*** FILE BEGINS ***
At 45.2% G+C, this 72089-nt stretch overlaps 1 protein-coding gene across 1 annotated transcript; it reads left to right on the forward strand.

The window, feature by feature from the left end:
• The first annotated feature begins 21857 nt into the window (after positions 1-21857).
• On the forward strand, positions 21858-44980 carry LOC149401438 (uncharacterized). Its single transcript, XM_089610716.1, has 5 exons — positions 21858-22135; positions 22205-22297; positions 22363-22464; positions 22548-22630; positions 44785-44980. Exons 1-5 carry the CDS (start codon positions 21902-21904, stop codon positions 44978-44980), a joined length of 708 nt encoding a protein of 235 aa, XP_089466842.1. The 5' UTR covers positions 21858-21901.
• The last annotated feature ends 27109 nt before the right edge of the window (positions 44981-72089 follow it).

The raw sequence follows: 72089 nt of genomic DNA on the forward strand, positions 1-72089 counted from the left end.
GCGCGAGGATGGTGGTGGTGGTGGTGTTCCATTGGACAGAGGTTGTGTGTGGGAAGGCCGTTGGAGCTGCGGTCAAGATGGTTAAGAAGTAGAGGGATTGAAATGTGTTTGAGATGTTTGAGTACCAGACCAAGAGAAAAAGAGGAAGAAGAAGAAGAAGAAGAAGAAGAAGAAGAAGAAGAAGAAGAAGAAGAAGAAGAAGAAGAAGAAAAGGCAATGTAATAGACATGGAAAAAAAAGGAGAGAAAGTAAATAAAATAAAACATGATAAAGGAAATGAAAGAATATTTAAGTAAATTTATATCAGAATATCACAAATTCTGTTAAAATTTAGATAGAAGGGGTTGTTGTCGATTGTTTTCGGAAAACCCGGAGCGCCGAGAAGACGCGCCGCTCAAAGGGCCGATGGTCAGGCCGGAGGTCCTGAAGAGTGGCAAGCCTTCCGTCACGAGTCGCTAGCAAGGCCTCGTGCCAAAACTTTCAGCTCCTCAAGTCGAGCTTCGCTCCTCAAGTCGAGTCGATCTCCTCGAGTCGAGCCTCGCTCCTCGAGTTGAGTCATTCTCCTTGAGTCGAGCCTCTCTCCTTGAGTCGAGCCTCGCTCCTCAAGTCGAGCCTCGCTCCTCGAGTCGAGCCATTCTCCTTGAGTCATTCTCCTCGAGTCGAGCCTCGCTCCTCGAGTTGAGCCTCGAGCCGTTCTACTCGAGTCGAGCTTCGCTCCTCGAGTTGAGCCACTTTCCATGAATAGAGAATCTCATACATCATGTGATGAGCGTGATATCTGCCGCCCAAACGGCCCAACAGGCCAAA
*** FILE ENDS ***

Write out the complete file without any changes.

At 45.2% G+C, this 72089-nt stretch overlaps 1 protein-coding gene across 1 annotated transcript; it reads left to right on the forward strand.

The window, feature by feature from the left end:
• The first annotated feature begins 21857 nt into the window (after positions 1-21857).
• On the forward strand, positions 21858-44980 carry LOC149401438 (uncharacterized). Its single transcript, XM_089610716.1, has 5 exons — positions 21858-22135; positions 22205-22297; positions 22363-22464; positions 22548-22630; positions 44785-44980. Exons 1-5 carry the CDS (start codon positions 21902-21904, stop codon positions 44978-44980), a joined length of 708 nt encoding a protein of 235 aa, XP_089466842.1. The 5' UTR covers positions 21858-21901.
• The last annotated feature ends 27109 nt before the right edge of the window (positions 44981-72089 follow it).

The raw sequence follows: 72089 nt of genomic DNA on the forward strand, positions 1-72089 counted from the left end.
GCGCGAGGATGGTGGTGGTGGTGGTGTTCCATTGGACAGAGGTTGTGTGTGGGAAGGCCGTTGGAGCTGCGGTCAAGATGGTTAAGAAGTAGAGGGATTGAAATGTGTTTGAGATGTTTGAGTACCAGACCAAGAGAAAAAGAGGAAGAAGAAGAAGAAGAAGAAGAAGAAGAAGAAGAAGAAGAAGAAGAAGAAGAAGAAGAAGAAGAAAAGGCAATGTAATAGACATGGAAAAAAAAGGAGAGAAAGTAAATAAAATAAAACATGATAAAGGAAATGAAAGAATATTTAAGTAAATTTATATCAGAATATCACAAATTCTGTTAAAATTTAGATAGAAGGGGTTGTTGTCGATTGTTTTCGGAAAACCCGGAGCGCCGAGAAGACGCGCCGCTCAAAGGGCCGATGGTCAGGCCGGAGGTCCTGAAGAGTGGCAAGCCTTCCGTCACGAGTCGCTAGCAAGGCCTCGTGCCAAAACTTTCAGCTCCTCAAGTCGAGCTTCGCTCCTCAAGTCGAGTCGATCTCCTCGAGTCGAGCCTCGCTCCTCGAGTTGAGTCATTCTCCTTGAGTCGAGCCTCTCTCCTTGAGTCGAGCCTCGCTCCTCAAGTCGAGCCTCGCTCCTCGAGTCGAGCCATTCTCCTTGAGTCATTCTCCTCGAGTCGAGCCTCGCTCCTCGAGTTGAGCCTCGAGCCGTTCTACTCGAGTCGAGCTTCGCTCCTCGAGTTGAGCCACTTTCCATGAATAGAGAATCTCATACATCATGTGATGAGCGTGATATCTGCCGCCCAAACGGCCCAACAGGCCAAA